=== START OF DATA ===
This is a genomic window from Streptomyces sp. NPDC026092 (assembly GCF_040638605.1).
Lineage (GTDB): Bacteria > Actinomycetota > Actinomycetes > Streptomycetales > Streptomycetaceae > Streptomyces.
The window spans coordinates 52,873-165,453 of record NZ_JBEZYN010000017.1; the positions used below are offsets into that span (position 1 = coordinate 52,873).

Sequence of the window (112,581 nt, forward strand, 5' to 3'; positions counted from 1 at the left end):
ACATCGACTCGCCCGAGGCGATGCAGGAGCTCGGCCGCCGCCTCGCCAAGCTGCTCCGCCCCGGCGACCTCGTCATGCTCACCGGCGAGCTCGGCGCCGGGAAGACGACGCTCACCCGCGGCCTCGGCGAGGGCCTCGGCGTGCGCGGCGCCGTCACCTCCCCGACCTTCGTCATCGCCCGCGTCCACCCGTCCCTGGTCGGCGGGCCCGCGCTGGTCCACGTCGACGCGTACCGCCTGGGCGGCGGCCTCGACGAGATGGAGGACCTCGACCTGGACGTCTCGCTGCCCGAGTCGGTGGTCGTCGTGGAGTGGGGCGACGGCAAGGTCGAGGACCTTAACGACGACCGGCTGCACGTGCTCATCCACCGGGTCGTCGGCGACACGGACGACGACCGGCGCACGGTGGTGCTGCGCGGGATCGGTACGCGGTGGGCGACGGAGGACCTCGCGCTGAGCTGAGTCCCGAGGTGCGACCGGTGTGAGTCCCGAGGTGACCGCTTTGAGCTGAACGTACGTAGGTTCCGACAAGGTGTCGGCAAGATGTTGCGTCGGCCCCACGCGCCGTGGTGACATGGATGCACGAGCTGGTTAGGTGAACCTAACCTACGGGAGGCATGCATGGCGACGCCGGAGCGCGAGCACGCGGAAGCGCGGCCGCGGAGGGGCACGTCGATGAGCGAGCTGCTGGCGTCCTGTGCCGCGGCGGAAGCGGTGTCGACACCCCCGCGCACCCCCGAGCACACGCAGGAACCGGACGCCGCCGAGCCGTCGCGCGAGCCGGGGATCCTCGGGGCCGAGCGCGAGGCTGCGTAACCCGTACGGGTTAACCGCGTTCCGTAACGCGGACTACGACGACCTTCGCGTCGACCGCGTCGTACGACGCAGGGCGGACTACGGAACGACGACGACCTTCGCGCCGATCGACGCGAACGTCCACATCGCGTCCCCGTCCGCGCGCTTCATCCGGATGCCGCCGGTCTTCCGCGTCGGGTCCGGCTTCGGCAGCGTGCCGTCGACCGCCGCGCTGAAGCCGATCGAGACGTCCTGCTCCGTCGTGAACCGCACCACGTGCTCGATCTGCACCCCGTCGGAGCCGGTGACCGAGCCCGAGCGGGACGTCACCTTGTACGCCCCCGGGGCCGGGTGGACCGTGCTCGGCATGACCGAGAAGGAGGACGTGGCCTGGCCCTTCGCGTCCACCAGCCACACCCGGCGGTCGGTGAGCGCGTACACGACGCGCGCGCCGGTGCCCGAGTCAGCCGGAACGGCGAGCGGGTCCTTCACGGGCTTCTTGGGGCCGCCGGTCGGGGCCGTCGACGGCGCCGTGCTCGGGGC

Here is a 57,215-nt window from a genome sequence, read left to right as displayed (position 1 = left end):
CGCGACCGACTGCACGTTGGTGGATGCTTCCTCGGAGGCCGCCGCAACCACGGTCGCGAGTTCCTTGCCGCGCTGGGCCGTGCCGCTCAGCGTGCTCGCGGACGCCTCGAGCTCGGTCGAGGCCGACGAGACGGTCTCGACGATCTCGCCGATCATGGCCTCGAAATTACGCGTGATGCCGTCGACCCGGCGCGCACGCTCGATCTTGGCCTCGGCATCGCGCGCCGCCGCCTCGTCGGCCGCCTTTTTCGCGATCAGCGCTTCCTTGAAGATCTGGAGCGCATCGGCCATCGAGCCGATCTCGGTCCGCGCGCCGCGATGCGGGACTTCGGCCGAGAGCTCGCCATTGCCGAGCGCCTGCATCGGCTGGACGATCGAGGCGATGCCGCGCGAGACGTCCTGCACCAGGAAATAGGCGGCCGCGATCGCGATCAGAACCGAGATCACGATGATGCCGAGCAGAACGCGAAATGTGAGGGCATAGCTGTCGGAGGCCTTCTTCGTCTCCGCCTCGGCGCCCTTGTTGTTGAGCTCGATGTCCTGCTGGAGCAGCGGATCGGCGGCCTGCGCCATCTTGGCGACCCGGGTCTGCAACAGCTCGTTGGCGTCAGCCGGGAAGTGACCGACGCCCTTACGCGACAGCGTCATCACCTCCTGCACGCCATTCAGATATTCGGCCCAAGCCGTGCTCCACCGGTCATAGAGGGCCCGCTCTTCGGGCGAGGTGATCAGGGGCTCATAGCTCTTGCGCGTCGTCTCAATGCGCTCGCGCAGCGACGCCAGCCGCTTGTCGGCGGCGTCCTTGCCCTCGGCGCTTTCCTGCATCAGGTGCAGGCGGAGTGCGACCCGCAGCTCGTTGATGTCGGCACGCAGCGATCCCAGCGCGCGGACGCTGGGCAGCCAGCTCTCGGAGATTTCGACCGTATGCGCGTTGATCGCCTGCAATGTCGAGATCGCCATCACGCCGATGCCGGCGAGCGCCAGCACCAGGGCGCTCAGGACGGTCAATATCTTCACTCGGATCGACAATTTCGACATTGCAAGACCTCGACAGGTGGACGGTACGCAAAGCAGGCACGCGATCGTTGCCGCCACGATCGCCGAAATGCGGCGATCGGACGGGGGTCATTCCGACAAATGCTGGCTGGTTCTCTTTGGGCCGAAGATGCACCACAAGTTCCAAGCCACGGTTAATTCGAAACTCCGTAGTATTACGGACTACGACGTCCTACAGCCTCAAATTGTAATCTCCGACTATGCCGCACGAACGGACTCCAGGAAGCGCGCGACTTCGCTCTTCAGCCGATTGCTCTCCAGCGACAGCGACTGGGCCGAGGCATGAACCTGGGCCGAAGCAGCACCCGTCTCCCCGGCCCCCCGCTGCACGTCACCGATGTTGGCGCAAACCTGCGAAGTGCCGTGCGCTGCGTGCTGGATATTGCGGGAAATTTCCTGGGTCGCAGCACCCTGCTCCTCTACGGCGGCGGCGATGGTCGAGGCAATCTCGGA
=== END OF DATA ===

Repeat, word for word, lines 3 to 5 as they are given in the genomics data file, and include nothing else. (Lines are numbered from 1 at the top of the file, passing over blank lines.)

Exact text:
The window spans coordinates 52,873-165,453 of record NZ_JBEZYN010000017.1; the positions used below are offsets into that span (position 1 = coordinate 52,873).

Sequence of the window (112,581 nt, forward strand, 5' to 3'; positions counted from 1 at the left end):
ACATCGACTCGCCCGAGGCGATGCAGGAGCTCGGCCGCCGCCTCGCCAAGCTGCTCCGCCCCGGCGACCTCGTCATGCTCACCGGCGAGCTCGGCGCCGGGAAGACGACGCTCACCCGCGGCCTCGGCGAGGGCCTCGGCGTGCGCGGCGCCGTCACCTCCCCGACCTTCGTCATCGCCCGCGTCCACCCGTCCCTGGTCGGCGGGCCCGCGCTGGTCCACGTCGACGCGTACCGCCTGGGCGGCGGCCTCGACGAGATGGAGGACCTCGACCTGGACGTCTCGCTGCCCGAGTCGGTGGTCGTCGTGGAGTGGGGCGACGGCAAGGTCGAGGACCTTAACGACGACCGGCTGCACGTGCTCATCCACCGGGTCGTCGGCGACACGGACGACGACCGGCGCACGGTGGTGCTGCGCGGGATCGGTACGCGGTGGGCGACGGAGGACCTCGCGCTGAGCTGAGTCCCGAGGTGCGACCGGTGTGAGTCCCGAGGTGACCGCTTTGAGCTGAACGTACGTAGGTTCCGACAAGGTGTCGGCAAGATGTTGCGTCGGCCCCACGCGCCGTGGTGACATGGATGCACGAGCTGGTTAGGTGAACCTAACCTACGGGAGGCATGCATGGCGACGCCGGAGCGCGAGCACGCGGAAGCGCGGCCGCGGAGGGGCACGTCGATGAGCGAGCTGCTGGCGTCCTGTGCCGCGGCGGAAGCGGTGTCGACACCCCCGCGCACCCCCGAGCACACGCAGGAACCGGACGCCGCCGAGCCGTCGCGCGAGCCGGGGATCCTCGGGGCCGAGCGCGAGGCTGCGTAACCCGTACGGGTTAACCGCGTTCCGTAACGCGGACTACGACGACCTTCGCGTCGACCGCGTCGTACGACGCAGGGCGGACTACGGAACGACGACGACCTTCGCGCCGATCGACGCGAACGTCCACATCGCGTCCCCGTCCGCGCGCTTCATCCGGATGCCGCCGGTCTTCCGCGTCGGGTCCGGCTTCGGCAGCGTGCCGTCGACCGCCGCGCTGAAGCCGATCGAGACGTCCTGCTCCGTCGTGAACCGCACCACGTGCTCGATCTGCACCCCGTCGGAGCCGGTGACCGAGCCCGAGCGGGACGTCACCTTGTACGCCCCCGGGGCCGGGTGGACCGTGCTCGGCATGACCGAGAAGGAGGACGTGGCCTGGCCCTTCGCGTCCACCAGCCACACCCGGCGGTCGGTGAGCGCGTACACGACGCGCGCGCCGGTGCCCGAGTCAGCCGGAACGGCGAGCGGGTCCTTCACGGGCTTCTTGGGGCCGCCGGTCGGGGCCGTCGACGGCGCCGTGCTCGGGGC